The Very Nearly Honorable League of Pirates #1: Magic Marks the Spot

Book: The Very Nearly Honorable League of Pirates #1: Magic Marks the Spot
Author: Caroline Carlson
Illustrator: Dave Phillips
Publisher: HarperCollins, 2013
ISBN-13: 978-0062194343
ISBN-10: 0062194348
Related websites: (author), (publisher)
Language level: 2
(1=nothing objectionable; 2=common euphemisms and/or childish slang terms; 3=some cursing or profanity; 4=a lot of cursing or profanity; 5=obscenity and/or vulgarity)
Reading level: Ages 8 and up
Rating: **** 4 stars (GOOD)
Reviewed by Wayne S. Walker
Disclosure: Any books donated for review purposes are in turn donated to a library. No other compensation has been received for the reviews posted on Home School Book Review.
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Carlson, Caroline. The Very Nearly Honorable League of Pirates #1: Magic Marks the Spot (published in 2013 by HarperCollins Children’s Books, a division of HarperCollins Publishers, 10 E. 53rd St., New York City, NY 10022). Hillary Westfield is a twelve-year-old girl who lives in Augusta, a land where piracy is considered an honorable occupation, or at least a very nearly honorable one, and where magic ore has been mined and turned into all kinds of objects such as coins and crochet hooks. However, many years ago, the Enchantress of the Northlands gathered up all the magic objects that she could find and hid them away. Then she disappeared. Only a few such objects were left in the hands of High Society people, and these are now being stolen by someone who wants to use them to find the hidden treasure. Hillary wants to be a pirate more than anything in the world, but the Very Nearly Honorable League of Pirates doesn’t take girls, and besides her father is James Westfield, the Admiral of Augusta’s Royal Navy, who hates pirates and has sworn to end piracy.

After being sent to Miss Eugenia Pimm’s Finishing School for Delicate Ladies, Hillary escapes with her magic talking gargoyle and joins the crew of Jasper Fletcher, a freelance pirate who, with his first mate Charlie and his budgerigar Fitzwilliam, is accused of stealing the magic items but in reality says that he is trying to find the treasure only to keep it from falling into the hands of the most treacherous villain on the high seas. They are joined by Hillary’s former governess, the proper Miss Eloise Grayson, and Oliver Sanderson, Admiral Westfield’s ex-aide who claims that he has turned to piracy. While sailing on Jasper’s ship the Pigeon to look for the treasure, they end up being chased by this most treacherous villain. Will they find the treasure? And will they find it before the treacherous villain? Or will they all be sent to Davy Jones’ locker?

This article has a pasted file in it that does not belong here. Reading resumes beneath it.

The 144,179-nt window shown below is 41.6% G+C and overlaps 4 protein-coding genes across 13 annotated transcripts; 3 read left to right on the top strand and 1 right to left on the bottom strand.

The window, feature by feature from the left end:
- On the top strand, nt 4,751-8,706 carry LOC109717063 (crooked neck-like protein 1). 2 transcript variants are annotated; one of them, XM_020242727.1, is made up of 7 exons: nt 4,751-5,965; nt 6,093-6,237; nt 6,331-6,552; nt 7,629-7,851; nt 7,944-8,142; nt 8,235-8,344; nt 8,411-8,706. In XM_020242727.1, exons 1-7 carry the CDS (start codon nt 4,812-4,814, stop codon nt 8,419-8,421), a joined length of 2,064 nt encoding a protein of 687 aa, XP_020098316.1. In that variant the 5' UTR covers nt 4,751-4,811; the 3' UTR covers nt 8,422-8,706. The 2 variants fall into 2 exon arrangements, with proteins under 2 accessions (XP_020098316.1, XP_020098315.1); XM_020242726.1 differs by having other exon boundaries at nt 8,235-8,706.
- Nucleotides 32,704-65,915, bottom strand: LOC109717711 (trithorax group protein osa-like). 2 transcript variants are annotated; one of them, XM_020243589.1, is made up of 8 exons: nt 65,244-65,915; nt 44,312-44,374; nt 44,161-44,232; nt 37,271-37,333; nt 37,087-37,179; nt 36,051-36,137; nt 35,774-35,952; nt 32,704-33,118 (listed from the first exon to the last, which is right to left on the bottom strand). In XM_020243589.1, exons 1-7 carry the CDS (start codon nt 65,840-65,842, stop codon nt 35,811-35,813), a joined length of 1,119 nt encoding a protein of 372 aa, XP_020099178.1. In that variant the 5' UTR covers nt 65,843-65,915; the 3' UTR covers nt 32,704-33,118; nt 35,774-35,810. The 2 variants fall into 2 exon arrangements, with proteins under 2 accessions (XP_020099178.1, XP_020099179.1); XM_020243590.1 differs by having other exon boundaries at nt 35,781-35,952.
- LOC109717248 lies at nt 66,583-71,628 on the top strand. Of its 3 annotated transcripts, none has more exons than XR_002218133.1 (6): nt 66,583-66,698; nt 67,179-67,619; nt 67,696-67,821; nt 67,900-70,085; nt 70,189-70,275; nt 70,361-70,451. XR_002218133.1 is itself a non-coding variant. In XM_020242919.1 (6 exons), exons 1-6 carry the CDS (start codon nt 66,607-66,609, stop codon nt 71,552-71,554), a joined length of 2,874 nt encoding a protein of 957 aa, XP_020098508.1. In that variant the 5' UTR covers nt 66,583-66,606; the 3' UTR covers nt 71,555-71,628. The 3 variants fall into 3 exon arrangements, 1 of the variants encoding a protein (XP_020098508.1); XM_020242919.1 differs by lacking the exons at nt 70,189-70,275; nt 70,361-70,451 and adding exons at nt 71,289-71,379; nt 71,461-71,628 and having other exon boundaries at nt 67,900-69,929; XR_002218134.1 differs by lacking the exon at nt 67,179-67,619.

As to language, there are a few common euphemisms, such as “drat” and especially “blast” which I suppose is used so frequently to make it sound “pirate-y.” While no actual cursing or profanity is found, “swears” and “curses” are mentioned rather often. And there are several references to drinking grog, something else that pirates were apparently wont to do. Some parents may not care for the fact that of the “heroine” it is said that “Hilary intended to be a great many things, and a good little girl was not one of them.” And some people may just not like who the treacherous villain turns out to be. Also, those who object to “magic” in children’s books will want to avoid this one. Another thing that should be taken into consideration is that while there are good guys and bad guys, it is not always easy to tell which is which in this story at times. A couple of other items that someone else pointed out include a child being raised by parents that do not truly care for her and the idea that running away might be an exciting adventure. Otherwise, this is a very engaging story that will appeal to middle school age readers, especially girls. It is obviously intended to be the first of a series about the Very Nearly Honorable League of Pirates.

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